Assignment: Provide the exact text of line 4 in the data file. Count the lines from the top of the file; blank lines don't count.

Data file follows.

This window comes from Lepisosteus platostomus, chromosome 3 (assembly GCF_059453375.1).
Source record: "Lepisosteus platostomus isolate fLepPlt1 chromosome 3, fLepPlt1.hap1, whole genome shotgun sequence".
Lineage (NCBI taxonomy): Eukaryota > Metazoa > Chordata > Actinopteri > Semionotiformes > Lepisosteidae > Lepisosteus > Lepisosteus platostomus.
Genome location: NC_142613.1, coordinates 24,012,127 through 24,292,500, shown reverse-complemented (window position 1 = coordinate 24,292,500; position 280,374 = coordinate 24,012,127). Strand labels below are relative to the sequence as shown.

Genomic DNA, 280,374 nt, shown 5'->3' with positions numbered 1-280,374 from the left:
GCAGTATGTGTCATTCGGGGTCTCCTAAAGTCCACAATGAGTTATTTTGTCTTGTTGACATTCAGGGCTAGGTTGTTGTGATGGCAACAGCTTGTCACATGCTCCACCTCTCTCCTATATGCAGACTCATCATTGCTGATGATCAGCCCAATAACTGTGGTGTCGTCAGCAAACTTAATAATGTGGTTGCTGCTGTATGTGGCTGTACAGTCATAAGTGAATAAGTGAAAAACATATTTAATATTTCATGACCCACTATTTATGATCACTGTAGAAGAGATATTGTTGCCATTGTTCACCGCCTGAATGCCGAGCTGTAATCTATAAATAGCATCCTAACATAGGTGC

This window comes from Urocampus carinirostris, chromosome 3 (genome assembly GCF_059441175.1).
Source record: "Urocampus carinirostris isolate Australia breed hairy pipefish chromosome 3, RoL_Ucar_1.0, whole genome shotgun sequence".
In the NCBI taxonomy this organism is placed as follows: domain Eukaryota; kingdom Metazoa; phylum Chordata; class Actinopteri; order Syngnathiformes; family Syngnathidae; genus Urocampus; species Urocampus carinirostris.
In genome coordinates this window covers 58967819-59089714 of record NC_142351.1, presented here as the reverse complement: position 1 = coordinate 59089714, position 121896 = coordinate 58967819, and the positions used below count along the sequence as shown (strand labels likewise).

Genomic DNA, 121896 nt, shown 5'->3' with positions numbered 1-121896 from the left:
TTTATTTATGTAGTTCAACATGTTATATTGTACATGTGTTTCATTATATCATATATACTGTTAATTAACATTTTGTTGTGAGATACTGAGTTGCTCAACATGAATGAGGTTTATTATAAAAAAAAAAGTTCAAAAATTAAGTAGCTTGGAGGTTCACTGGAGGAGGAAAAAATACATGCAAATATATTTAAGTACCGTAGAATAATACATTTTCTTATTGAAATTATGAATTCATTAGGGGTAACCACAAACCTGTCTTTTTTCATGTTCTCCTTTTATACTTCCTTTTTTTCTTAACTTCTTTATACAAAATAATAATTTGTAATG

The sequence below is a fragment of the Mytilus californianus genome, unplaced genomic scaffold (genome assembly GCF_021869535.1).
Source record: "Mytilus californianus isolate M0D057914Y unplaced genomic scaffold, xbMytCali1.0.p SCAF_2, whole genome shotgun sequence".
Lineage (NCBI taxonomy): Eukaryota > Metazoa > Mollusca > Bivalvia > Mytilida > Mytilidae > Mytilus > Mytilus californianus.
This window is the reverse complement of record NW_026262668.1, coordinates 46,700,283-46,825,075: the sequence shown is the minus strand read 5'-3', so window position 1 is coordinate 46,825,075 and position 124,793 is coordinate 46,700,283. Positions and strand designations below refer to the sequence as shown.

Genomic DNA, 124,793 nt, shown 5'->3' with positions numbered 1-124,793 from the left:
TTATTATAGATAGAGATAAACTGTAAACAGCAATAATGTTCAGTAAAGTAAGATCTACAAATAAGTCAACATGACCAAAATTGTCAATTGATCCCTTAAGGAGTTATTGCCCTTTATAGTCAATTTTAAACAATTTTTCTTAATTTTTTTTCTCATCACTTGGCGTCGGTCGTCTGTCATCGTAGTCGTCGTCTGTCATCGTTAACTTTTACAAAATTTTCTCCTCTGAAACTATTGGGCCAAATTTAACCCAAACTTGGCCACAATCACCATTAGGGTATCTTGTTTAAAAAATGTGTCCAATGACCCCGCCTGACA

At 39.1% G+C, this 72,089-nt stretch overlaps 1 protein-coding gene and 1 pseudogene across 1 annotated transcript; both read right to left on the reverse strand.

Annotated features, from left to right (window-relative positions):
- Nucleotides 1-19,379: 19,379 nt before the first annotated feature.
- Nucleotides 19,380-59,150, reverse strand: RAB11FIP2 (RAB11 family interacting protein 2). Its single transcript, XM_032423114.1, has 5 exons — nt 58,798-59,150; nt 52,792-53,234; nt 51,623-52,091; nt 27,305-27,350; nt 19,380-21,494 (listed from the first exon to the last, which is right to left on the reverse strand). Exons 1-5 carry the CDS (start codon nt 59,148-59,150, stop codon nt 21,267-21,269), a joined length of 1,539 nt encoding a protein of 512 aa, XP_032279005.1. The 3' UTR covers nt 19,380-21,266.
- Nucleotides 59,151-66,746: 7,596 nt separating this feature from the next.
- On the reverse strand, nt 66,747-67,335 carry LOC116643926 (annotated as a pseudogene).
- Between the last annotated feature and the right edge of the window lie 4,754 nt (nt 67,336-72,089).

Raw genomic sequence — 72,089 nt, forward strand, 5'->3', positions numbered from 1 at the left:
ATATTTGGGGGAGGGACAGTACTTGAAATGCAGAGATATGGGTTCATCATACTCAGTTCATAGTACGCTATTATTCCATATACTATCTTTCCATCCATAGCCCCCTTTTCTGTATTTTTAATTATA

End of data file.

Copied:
Genome location: NC_142613.1, coordinates 24,012,127 through 24,292,500, shown reverse-complemented (window position 1 = coordinate 24,292,500; position 280,374 = coordinate 24,012,127). Strand labels below are relative to the sequence as shown.